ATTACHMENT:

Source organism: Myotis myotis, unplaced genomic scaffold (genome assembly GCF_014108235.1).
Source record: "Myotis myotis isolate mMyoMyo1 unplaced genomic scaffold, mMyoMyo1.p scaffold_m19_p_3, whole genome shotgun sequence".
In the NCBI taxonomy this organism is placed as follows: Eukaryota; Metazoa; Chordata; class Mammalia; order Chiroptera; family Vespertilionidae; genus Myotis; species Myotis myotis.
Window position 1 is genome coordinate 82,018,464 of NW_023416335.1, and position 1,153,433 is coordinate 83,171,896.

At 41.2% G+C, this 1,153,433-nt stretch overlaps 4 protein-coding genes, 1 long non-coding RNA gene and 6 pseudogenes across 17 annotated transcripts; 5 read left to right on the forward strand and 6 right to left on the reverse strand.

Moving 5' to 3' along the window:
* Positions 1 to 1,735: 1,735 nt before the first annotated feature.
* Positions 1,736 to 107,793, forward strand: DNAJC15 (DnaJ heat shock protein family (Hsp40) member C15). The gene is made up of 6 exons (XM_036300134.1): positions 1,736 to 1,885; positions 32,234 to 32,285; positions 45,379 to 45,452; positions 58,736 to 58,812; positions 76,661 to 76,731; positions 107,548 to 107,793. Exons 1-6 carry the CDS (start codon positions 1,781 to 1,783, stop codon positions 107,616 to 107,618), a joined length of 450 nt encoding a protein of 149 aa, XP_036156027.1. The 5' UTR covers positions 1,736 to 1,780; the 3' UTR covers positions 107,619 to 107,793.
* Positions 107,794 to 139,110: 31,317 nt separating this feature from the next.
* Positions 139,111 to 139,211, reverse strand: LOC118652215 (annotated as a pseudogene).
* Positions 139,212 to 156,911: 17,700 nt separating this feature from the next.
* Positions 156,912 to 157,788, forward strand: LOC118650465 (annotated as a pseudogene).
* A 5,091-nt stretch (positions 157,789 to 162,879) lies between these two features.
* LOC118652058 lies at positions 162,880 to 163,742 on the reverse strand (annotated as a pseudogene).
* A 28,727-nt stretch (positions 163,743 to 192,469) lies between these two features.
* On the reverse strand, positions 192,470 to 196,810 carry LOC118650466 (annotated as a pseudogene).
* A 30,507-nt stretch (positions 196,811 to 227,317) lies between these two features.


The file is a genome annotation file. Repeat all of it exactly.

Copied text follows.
Source organism: Myotis myotis, unplaced genomic scaffold (genome assembly GCF_014108235.1).
Source record: "Myotis myotis isolate mMyoMyo1 unplaced genomic scaffold, mMyoMyo1.p scaffold_m19_p_3, whole genome shotgun sequence".
In the NCBI taxonomy this organism is placed as follows: Eukaryota; Metazoa; Chordata; class Mammalia; order Chiroptera; family Vespertilionidae; genus Myotis; species Myotis myotis.
Window position 1 is genome coordinate 82,018,464 of NW_023416335.1, and position 1,153,433 is coordinate 83,171,896.

At 41.2% G+C, this 1,153,433-nt stretch overlaps 4 protein-coding genes, 1 long non-coding RNA gene and 6 pseudogenes across 17 annotated transcripts; 5 read left to right on the forward strand and 6 right to left on the reverse strand.

Moving 5' to 3' along the window:
* Positions 1 to 1,735: 1,735 nt before the first annotated feature.
* Positions 1,736 to 107,793, forward strand: DNAJC15 (DnaJ heat shock protein family (Hsp40) member C15). The gene is made up of 6 exons (XM_036300134.1): positions 1,736 to 1,885; positions 32,234 to 32,285; positions 45,379 to 45,452; positions 58,736 to 58,812; positions 76,661 to 76,731; positions 107,548 to 107,793. Exons 1-6 carry the CDS (start codon positions 1,781 to 1,783, stop codon positions 107,616 to 107,618), a joined length of 450 nt encoding a protein of 149 aa, XP_036156027.1. The 5' UTR covers positions 1,736 to 1,780; the 3' UTR covers positions 107,619 to 107,793.
* Positions 107,794 to 139,110: 31,317 nt separating this feature from the next.
* Positions 139,111 to 139,211, reverse strand: LOC118652215 (annotated as a pseudogene).
* Positions 139,212 to 156,911: 17,700 nt separating this feature from the next.
* Positions 156,912 to 157,788, forward strand: LOC118650465 (annotated as a pseudogene).
* A 5,091-nt stretch (positions 157,789 to 162,879) lies between these two features.
* LOC118652058 lies at positions 162,880 to 163,742 on the reverse strand (annotated as a pseudogene).
* A 28,727-nt stretch (positions 163,743 to 192,469) lies between these two features.
* On the reverse strand, positions 192,470 to 196,810 carry LOC118650466 (annotated as a pseudogene).
* A 30,507-nt stretch (positions 196,811 to 227,317) lies between these two features.